Jeremy Corbyn unveils plan to stop no-deal Brexit | News | DW | 15.08.2019
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Jeremy Corbyn unveils plan to stop no-deal Brexit

In a bid to thwart a no-deal Brexit, the opposition Labour Party plans to call a no-confidence vote against Boris Johnson's government. With Corbyn as an interim leader, Labour said it would hold a new Brexit referendum.

Jeremy Corbyn, the leader of Britain's opposition Labour Party, outlined his plans to end Prime Minister Boris Johnson's government and to stop a no-deal Brexit.

With the clock ticking down until the UK's current departure date from the European Union on October 31 and with Johnson vowing to leave even if there is no transition deal in place, British lawmakers across the political spectrum are scrambling to thwart a potentially economically disastrous outcome.

What is Corbyn's plan?

  • Labour will call for a vote of no confidence against Johnson's government "at the earliest opportunity."
  • Should Johnson lose the vote, Corbyn would be installed as a "strictly time-limited" caretaker prime minister.
  • As the UK's new leader, Corbyn would then secure another extension from the EU, pushing back the divorce date again.
  • Corbyn would also call for fresh elections, saying Labour would campaign to hold a second Brexit referendum with the option to "remain."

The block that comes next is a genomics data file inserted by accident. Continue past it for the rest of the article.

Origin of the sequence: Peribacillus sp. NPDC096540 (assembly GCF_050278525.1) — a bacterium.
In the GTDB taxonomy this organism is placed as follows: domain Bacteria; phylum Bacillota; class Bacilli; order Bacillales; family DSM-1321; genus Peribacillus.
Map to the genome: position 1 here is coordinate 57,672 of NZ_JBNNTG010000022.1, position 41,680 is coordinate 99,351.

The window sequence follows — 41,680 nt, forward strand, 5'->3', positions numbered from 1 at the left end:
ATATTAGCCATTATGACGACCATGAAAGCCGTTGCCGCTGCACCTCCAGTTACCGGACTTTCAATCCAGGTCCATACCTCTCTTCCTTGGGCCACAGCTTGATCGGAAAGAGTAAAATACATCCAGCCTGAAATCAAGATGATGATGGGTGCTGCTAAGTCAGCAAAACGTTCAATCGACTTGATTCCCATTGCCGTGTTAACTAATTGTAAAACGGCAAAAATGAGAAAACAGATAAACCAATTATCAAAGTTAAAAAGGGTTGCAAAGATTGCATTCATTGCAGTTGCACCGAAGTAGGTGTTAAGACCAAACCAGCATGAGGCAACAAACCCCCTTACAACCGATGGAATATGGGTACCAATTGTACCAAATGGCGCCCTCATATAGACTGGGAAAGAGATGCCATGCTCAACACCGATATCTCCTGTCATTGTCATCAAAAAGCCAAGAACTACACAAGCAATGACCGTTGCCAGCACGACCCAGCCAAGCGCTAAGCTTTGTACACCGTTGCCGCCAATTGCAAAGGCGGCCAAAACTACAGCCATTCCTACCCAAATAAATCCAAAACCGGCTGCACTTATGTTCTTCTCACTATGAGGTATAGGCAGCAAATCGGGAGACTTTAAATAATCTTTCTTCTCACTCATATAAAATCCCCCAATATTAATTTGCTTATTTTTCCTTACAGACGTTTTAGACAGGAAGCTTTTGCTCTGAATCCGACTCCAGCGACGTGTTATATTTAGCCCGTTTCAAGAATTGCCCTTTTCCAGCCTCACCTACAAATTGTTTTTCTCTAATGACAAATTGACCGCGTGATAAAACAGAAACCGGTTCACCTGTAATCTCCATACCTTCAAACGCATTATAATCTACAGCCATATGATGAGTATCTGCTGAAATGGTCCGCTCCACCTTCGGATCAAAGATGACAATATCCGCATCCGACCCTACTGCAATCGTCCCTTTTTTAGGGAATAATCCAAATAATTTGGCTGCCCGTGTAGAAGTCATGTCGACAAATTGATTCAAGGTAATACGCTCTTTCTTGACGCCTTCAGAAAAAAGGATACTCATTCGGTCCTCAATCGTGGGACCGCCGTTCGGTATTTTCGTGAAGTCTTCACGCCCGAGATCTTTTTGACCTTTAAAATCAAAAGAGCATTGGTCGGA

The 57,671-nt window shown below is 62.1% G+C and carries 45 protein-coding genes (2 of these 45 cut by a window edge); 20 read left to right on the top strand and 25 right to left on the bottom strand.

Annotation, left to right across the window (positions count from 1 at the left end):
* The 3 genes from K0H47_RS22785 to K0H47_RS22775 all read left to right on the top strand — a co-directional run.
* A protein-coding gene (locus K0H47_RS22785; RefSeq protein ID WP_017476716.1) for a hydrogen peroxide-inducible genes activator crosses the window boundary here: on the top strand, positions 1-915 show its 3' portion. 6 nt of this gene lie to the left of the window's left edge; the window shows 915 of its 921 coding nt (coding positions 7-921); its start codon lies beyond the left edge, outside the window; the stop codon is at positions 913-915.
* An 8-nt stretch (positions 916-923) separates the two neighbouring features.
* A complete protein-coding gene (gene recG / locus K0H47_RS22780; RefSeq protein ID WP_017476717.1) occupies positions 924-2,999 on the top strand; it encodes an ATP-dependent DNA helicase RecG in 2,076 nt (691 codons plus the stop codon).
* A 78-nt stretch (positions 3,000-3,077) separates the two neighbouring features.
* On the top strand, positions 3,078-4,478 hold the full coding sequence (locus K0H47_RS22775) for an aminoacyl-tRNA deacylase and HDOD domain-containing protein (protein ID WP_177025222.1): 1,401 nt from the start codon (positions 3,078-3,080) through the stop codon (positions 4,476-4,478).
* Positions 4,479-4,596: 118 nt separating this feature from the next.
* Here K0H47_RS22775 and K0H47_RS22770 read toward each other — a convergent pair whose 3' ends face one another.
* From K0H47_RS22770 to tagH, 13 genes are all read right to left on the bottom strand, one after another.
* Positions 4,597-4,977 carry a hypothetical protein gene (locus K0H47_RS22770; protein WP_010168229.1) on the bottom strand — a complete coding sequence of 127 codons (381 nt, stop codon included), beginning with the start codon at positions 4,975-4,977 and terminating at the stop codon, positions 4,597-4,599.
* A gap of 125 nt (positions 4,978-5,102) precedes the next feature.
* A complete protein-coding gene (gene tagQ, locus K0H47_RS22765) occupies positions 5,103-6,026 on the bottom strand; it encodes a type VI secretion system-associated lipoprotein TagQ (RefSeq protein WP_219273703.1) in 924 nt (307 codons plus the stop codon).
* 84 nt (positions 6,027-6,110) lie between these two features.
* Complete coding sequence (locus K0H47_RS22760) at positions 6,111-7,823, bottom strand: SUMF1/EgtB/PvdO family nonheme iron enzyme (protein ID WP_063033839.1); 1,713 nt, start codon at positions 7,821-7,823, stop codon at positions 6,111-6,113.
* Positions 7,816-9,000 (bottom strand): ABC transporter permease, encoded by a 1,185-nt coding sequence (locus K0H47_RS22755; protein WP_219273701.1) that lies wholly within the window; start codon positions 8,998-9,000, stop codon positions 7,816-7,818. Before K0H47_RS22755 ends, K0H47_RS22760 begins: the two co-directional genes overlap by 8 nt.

Read more: Boris Johnson saves trickiest Brexit challenge, Northern Ireland, for last

Watch video 02:20

Boris Johnson finds little support among UK leaders

Would lawmakers support the move?

Johnson's Conservative-led government currently has a majority in Parliament of just one seat. There are also several lawmakers among the Conservatives who said they could vote to end Johnson's government in order to avoid a no-deal Brexit.

What is less clear is whether there is enough support among lawmakers to back Corbyn as the interim leader, even as a time-limited caretaker leader.

What happens after a no-confidence vote?

If Johnson's government were to lose a no-confidence vote in Parliament, lawmakers would then have 14 days to try and form a new administration. Should they fail to do so, a general election would then be called, which could be held after the October 31 deadline.

Read more: Will Brexit be worse for women?

No love for no-deal

A no-deal Brexit means the UK would immediately leave the EU at the end of October without an agreement on smoothing the transition. The UK would no longer be part of the single market or belong to EU institutions such as the law enforcement agency Europol. The scenario also leaves a big question mark over what to do at the Irish border.

Opponents say such a scenario would be disastrous for Britain's economy, damage global growth and significantly weaken the UK's standing in the world. Supporters of no-deal argue that there would be economic disruptions, but that it would provide a break from the bloc and later benefit the economy.

Watch video 03:01

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rs/rt (dpa, Reuters)

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